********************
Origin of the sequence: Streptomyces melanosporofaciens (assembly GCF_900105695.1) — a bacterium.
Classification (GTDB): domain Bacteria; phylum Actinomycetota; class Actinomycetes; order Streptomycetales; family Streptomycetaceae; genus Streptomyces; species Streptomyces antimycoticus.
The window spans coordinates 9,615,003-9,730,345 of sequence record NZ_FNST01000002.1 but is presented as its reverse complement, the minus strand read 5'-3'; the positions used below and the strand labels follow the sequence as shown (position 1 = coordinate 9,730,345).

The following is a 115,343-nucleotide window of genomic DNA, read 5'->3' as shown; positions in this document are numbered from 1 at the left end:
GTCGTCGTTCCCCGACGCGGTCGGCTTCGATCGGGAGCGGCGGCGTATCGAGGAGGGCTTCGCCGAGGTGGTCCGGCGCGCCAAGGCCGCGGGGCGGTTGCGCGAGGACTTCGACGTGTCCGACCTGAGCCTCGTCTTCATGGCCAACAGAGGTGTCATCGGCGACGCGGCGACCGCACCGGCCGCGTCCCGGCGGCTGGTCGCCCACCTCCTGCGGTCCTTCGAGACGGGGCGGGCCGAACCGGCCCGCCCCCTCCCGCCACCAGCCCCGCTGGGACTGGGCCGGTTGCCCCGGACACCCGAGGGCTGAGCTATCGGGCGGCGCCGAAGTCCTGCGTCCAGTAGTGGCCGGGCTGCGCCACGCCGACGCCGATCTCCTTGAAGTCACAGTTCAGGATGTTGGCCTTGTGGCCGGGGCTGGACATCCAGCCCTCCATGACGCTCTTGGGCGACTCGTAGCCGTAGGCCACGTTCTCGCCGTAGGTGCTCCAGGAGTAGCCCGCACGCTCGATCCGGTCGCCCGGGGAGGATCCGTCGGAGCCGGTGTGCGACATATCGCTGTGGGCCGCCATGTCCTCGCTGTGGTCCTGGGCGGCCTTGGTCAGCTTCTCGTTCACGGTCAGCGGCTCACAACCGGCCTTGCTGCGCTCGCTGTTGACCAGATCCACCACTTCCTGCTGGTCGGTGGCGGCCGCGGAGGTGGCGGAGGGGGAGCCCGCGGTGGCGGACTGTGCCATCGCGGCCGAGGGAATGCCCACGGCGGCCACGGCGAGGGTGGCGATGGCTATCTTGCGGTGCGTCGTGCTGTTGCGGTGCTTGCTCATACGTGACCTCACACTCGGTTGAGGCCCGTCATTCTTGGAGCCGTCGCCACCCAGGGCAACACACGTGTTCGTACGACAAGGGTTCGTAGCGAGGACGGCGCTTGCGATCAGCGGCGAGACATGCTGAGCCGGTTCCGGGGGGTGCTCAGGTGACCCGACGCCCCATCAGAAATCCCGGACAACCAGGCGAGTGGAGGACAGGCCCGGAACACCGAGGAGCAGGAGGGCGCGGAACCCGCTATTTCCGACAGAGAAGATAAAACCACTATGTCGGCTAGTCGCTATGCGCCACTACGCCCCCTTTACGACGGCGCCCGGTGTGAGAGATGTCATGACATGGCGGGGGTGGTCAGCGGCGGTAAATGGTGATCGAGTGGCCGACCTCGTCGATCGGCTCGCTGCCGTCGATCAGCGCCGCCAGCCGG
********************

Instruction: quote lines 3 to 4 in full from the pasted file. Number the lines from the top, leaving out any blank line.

The window spans coordinates 9,615,003-9,730,345 of sequence record NZ_FNST01000002.1 but is presented as its reverse complement, the minus strand read 5'-3'; the positions used below and the strand labels follow the sequence as shown (position 1 = coordinate 9,730,345).

The following is a 115,343-nucleotide window of genomic DNA, read 5'->3' as shown; positions in this document are numbered from 1 at the left end: